While ultracentrifuge technology has existed since the early 1900s, the past fifty years have seen a dramatic increase in the utility of analytical and preparative ultracentrifugation within the laboratory setting. The California-based company Beckman has established firm leadership in ultracentrifugation after its initial acquisition of Spinco’s (Specialized Instruments Corp.) vacuum ultracentrifuge product-line in the 1950s. Since then, ultracentrifuges have undergone significant improvements, some of which have been incorporated into the new Optima L-XP series from Beckman Coulter.
The Optima L-XP is a vacuum ultracentrifuge with a dynamic temperature regulation system and a footprint of approximately 4’x2’, and rises approximately 3’ off the ground, a convenient operating height for most users due to a shallow recess that holds the sample rotor. The Optima package can include several different rotor types ranging from fixed-angle, near-vertical angle, to swinging-bucket rotors. Each family of rotors has multiple models for a varying range of volumes, averaging at approximately 40 mL. The unit is delivered with the rotors separately packaged in cardboard, and the assembly process is straightforward and easy.
Operation of the Optima L-XP is convenient and controlled through a 7” graphical touch screen interface which allows the operator to select RPM settings up to 80,000 RPM, temperatures between 0°C and 40°C, time settings, and even acceleration and deceleration rates for the ultracentrifuge. After the sample tubes are carefully balanced and loaded, they can be transferred directly to the proprietary metal rotor- it is even possible to spin the sample tubes without tube caps in the appropriate rotors. This is a convenient option since the sample tubes fit tightly within the rotor wells when the caps are used; this makes extracting the tubes without a special “cap key” very difficult. Without the tube caps in place, it becomes possible to grip the exposed threading on the neck of the bottle. Importantly, the Optima L-XP is equipped with a rotor safety function- “Dynamic Rotor Inertia Check” (DRIC), which can sense imbalances in the rotor that may lead to catastrophic failure and equipment damage before the ultracentrifuge is allowed to run at critical revolutions per minute.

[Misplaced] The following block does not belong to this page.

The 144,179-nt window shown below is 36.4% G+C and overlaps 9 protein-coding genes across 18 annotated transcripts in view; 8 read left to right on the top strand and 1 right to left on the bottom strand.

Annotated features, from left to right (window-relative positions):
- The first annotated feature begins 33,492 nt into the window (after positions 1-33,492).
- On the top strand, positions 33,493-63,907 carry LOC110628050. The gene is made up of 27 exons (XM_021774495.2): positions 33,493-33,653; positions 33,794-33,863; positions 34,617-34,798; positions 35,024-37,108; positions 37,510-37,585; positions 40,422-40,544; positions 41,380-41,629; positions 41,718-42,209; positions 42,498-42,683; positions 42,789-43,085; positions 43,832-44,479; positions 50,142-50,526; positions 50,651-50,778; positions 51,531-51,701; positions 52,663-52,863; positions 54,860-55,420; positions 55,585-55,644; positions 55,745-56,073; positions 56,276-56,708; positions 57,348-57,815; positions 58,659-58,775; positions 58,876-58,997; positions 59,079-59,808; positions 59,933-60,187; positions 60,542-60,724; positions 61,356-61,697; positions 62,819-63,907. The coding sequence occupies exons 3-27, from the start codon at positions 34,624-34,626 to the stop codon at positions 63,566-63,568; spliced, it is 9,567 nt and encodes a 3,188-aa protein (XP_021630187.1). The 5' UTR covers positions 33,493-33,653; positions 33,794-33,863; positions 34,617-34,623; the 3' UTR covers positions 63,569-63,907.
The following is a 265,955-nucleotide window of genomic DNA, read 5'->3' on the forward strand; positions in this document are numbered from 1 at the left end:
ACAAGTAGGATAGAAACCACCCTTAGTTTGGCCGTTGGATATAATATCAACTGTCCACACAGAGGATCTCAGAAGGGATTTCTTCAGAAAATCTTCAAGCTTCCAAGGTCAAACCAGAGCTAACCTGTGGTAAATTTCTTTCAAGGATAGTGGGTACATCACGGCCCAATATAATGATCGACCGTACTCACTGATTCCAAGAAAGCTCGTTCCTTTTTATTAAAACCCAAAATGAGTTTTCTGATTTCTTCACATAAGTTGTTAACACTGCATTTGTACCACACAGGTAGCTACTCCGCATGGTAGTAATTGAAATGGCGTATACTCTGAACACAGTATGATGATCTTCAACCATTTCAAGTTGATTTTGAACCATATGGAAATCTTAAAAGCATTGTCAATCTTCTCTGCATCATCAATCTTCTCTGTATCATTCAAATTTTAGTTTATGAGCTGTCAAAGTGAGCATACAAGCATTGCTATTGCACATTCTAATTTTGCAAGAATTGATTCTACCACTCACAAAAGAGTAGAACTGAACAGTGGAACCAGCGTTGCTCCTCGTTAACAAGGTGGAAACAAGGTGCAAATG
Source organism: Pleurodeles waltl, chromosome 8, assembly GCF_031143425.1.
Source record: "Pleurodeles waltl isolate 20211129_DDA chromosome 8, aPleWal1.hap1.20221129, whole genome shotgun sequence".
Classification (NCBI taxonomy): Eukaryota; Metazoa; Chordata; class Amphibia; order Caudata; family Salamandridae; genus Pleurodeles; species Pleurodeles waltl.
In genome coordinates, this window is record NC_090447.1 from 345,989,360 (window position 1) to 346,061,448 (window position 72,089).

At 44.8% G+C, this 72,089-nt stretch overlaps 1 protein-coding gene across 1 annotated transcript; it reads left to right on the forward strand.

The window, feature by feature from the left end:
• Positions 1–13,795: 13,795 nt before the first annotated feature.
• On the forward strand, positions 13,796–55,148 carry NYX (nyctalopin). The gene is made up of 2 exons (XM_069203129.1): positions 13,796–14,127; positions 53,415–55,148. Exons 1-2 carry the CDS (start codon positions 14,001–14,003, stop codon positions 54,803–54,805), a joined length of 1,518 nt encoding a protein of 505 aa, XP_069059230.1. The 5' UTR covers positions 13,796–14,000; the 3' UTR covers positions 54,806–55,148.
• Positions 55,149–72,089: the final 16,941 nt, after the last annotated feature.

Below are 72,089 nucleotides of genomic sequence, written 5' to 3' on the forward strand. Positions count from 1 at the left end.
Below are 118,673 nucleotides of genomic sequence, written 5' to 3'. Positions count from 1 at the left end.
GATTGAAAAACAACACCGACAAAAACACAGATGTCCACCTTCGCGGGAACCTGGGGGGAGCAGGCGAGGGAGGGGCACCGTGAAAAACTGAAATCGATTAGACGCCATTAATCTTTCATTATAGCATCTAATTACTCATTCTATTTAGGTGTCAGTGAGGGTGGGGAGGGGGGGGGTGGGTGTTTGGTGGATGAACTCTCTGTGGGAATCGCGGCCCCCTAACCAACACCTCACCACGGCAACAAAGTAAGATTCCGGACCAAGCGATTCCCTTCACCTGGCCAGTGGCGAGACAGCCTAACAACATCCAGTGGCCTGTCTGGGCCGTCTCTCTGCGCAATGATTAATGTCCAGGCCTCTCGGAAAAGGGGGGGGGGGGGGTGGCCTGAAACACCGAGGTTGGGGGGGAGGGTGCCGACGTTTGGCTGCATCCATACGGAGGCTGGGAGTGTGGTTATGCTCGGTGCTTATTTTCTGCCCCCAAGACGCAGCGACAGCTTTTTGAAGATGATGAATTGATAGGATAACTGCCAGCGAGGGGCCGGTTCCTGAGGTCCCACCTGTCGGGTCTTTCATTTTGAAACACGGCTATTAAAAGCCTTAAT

The Optima L-XP is marketed with an accessory set which includes a variety of sample tubes designed to fit the rotors. While samples can be loaded into the tubes with some care, it is entirely possible that the tube and the rotor wells themselves will accumulate sample matter. In the case of the Optima L-XP, the rotors and tubes are relatively easy to maintain and clean compared to other similar equipment. Over the course of a year, the operating lever on the sealing chamber door has broken, making it impossible to fully close and secure the chamber for operation. The latch lever was replaced quickly by Beckman Coulter- however, expect the door lever to be stressed with use due to its position on the significantly robust door, which can only be shut and opened by manipulating the lever control.
We use the Optima L-XP for protein isolation procedures in protein biology due to the fact that its automatic temperature regulation feature can delay undesirable protease activity and denaturation, and its fully programmable and automated operation can make previously difficult processes much simpler. The measured acceleration and deceleration functions of the L-XP have resulted in consistent and clean separation of sediments and liquid media from homogenized samples, pelleting suspended matter for isolation of supernatant or pellet in protein isolation procedures.
In short, the Beckman Coulter Optima L-XP is a thoughtfully designed vacuum ultracentrifuge for investigators looking for the top of the line in ultracentrifugation.